Jimi Hendrix called Victor Brox his “favorite white voice.” He was a huge influence on a young Jimmy Page.
And in a long and remarkable life and career, Victor, who died Monday at 81, worked and played with the likes of Eric Clapton, Charles Mingus, Muddy Waters, Dr. John, Leonard Cohen, Janis Joplin, BB King, Keith Moon and Screaming. Mr Sutch.
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Born in Tameside Hospital on 5 May 1941 and raised in Droylsden, music was a part of his life from an early age. His mother played the piano and mandolin and sang, while his grandfather, a butcher from Ardwick, used to sing and play the bones.
Victor fell in love with the blues as a child, having first heard it on a late-night radio show. His father forbade him to play the piano, his first instrument was the violin and he formed his first band around the age of 12 in Droylsden, where they played dances at St Mary’s Church Hall.
He was soon immersed in the Northwest jazz scene, traveling by train to Northern Jazz Federation meetings where he listened to rare records imported from the United States.
After school he went to university in Wales to study philosophy and from there moved to Ibiza, then home to a bohemian jazz scene inspired by Charles Mingus.
A strikingly handsome man with, in the words of his daughter Kyla, the ‘brightest blue eyes’, it was there that he met and fell in love with Nico of the famous Velvet Underground, after she asked him for singing lessons. The relationship was renewed much later when Victor received a phone call from the singer, who she spent much of the 1980s living in Manchester, asking if she could get him heroin.
Returning from an extended stay in the Balearics, the singer, keyboardist and trumpeter formed Blues Train and backed visiting American artists like Little Walter and Screaming Jay Hawkins, drawing his own following with his carefree, anarchic performances. He met and fell in love with his wife, Annette Reis, the couple with whom he recorded I’ve Got the World in a Jug in 1965. Legend and rumor surround the recording to this day.
Was it the first ’45 British blues and was there Jimmy Page on guitar? The use of Annette’s maiden name was mysterious because she and Victor were already married.
He had previously acted as a guide for the 1963 Blues and Gospel Caravan when the troupe arrived in Manchester. The Granada TV Chorltonville broadcast was his only scheduled appearance, so Victor found Sonny Boy Williamson, Muddy Waters, Big Joe Williams, Willie Dixon and Lonnie Johnson at a casual gig at Chick’s Bossa Nova, a dive opposite Victoria Station ( since it was demolished). ).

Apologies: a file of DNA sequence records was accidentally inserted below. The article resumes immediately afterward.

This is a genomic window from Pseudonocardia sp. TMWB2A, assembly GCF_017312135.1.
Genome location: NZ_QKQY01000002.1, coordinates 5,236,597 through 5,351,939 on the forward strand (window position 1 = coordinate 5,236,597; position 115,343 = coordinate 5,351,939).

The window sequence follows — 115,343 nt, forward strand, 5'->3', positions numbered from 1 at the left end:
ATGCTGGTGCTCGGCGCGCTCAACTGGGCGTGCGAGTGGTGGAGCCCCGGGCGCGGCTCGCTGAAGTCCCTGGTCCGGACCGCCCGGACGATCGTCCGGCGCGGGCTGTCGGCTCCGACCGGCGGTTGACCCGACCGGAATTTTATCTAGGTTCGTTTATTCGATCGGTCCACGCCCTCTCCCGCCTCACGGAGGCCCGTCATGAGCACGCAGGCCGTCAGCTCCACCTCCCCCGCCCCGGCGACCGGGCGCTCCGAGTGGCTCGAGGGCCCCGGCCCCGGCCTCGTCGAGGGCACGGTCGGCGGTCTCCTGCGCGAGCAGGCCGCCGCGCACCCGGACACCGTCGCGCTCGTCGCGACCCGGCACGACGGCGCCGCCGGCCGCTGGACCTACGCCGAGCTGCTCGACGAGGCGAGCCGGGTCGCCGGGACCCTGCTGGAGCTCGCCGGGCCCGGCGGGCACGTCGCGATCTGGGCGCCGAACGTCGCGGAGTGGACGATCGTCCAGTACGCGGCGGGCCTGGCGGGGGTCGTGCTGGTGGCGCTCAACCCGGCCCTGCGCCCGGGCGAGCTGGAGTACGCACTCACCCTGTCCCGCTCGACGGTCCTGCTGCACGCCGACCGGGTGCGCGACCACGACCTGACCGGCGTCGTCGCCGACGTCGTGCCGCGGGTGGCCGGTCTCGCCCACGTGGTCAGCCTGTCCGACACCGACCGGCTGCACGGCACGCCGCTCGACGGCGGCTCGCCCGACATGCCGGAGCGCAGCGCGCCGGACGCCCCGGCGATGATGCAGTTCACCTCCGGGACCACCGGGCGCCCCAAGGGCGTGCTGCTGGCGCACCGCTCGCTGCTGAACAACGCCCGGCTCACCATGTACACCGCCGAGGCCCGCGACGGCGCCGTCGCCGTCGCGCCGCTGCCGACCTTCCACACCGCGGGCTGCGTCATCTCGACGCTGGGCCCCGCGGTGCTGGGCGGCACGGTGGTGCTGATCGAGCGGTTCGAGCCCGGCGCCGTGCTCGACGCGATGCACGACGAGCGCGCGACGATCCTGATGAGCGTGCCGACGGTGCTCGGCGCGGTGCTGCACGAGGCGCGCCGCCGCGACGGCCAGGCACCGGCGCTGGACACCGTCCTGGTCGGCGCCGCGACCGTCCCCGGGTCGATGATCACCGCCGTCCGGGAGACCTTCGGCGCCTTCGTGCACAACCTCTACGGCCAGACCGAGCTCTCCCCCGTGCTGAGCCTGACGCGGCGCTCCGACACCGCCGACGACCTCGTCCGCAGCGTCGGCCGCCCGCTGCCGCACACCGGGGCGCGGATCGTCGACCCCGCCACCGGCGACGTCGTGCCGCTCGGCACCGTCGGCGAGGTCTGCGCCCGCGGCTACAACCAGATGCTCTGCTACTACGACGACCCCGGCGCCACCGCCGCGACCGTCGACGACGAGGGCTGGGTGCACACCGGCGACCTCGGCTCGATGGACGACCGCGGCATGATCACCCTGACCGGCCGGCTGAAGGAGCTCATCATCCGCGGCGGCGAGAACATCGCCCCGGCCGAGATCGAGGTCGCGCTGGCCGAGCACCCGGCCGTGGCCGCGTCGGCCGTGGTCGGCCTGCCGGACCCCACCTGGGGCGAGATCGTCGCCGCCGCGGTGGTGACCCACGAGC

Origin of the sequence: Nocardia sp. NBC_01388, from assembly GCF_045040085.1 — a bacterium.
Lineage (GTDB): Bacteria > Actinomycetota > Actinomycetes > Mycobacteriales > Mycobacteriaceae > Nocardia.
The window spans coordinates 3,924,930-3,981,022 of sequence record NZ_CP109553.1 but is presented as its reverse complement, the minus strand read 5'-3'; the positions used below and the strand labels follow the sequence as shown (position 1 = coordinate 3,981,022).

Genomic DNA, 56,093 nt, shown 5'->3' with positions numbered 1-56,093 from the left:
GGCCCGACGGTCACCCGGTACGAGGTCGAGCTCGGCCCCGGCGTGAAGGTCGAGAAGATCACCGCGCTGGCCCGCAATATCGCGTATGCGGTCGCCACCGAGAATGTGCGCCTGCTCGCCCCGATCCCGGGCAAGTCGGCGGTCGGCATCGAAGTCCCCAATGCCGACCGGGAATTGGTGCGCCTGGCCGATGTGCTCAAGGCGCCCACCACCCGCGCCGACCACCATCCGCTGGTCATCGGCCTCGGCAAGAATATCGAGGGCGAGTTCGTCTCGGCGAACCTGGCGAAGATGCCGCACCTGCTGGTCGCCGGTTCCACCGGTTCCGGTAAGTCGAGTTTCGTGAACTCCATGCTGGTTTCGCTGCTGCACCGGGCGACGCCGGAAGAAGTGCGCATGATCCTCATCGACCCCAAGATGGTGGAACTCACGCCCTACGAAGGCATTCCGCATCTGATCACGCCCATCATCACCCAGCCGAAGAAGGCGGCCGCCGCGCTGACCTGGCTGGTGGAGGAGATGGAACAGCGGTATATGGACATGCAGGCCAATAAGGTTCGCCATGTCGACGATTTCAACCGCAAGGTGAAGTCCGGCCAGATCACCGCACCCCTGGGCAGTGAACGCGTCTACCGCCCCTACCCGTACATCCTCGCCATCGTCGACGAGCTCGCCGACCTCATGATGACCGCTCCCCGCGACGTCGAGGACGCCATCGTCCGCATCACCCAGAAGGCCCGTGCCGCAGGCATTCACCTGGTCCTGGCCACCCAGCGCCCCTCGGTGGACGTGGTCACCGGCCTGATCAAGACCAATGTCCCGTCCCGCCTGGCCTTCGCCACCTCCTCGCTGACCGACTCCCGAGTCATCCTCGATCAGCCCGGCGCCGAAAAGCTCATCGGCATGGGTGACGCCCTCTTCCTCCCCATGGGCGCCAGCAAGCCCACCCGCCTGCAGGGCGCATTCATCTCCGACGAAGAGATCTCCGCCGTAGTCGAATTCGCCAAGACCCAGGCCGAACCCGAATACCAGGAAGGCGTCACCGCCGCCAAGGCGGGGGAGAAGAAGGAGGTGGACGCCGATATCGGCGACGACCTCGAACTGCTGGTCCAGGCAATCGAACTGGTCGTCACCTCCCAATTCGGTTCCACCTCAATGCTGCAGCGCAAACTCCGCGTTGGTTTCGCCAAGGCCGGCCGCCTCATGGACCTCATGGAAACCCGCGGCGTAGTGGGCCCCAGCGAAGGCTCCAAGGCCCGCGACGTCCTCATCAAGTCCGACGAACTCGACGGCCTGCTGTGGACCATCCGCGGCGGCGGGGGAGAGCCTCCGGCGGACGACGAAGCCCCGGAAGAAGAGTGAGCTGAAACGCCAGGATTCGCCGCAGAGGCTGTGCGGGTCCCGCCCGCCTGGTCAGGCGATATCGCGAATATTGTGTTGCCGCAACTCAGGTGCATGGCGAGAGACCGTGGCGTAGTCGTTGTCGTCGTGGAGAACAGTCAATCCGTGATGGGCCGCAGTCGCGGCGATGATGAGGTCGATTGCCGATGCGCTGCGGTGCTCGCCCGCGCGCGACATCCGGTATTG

A move to London in 1966 at the invitation of Alexis Korner resulted in a residency as a duo at Les Cousins. Victor made more determined efforts to achieve success with Aynsley Dunbar Retaliation, whose four-album legacy represents the best of Brox on record.
He sang the role of the high priest Caiaphas in the original recording of Jesus Christ Superstar; Annette was ‘the maiden by the fire’.
Victor went on to play on albums by Graham Bond (Holy Magick), Dr John (Sun, Moon, Roots and Herbs) and Peter Bardens (eponymous) and released Rollin’ Back, credited to Annette and Victor Brox, in 1974. The latter contained selections from Victor’s fucking rock opera, Hieronymus Bosch.
In the 1980s, he co-led the band Mainsqueeze with Dick Heckstall-Smith and composed the children’s musicals The Book of Dreams and Dr Seuss: The Musical, the latter with a production at The Old Vic Theatre.
His time in the Dordogne boosted the blues scene in the south of France, and he became a proud member of Art 314, the oldest blues band in France. Victor opened up the Australian outback to live blues with a succession of grueling annual tours in the ’90s, a baptism of fire for the singer’s daughter, Kyla.
The father of five children returned to Droylsden in 2005 to care for his ailing mother. He died a few months later, at the age of 95.
Victor continued acting throughout his later life. Equally happy to play to a crowd of thousands or a dozen blues fans in a pub in Oldham, he was a regular at Manchester Band on the Wall and Matt and Phreds venues.
He marked his important birthdays with a concert: his 50th was celebrated with an all-day festival at the Band on the Wall and his 80th birthday party was a public concert at the Carlton Club.
During lockdown, he could even be found busking at Ashton Market on his acoustic guitar, where he would play a few tunes before picking up some apple pie at his favorite bakery and catching the bus home.
He played his last gig at the Great British Rock and Blues Festival in Skegness on January 14, alongside Kyla and his band.
A self-mythologiser and colorful storyteller, Victor’s talent for the surreal was matched by a self-deprecating wit, giving the impression of a noble and heroic failure. He may never have made it big, but he was one of the great unsung heroes of the British blues scene and a constant champion of young talent.
Paying tribute to her father, Kyla said: “He lived an incredible life and told an incredible story, but they were all true!
“I am so grateful that it has left such a big mark on so many people. We have received so many messages from people telling me how it has changed their lives.”
“He was liked by the people who knew him. He was doing an Alexis Korner tribute concert in Buxton once and Jimmy Page and Robert Plant were there. Robert Plant came up to me and my brother Sam and told us that Daddy was his hero when he was younger.
“Our jaws were on the floor, but dad just shrugged it off. He never sought fame.
“I think he needed an audience and he loved being on stage, but he was just as happy playing in a pub as he was at a festival. He lived for the music.”
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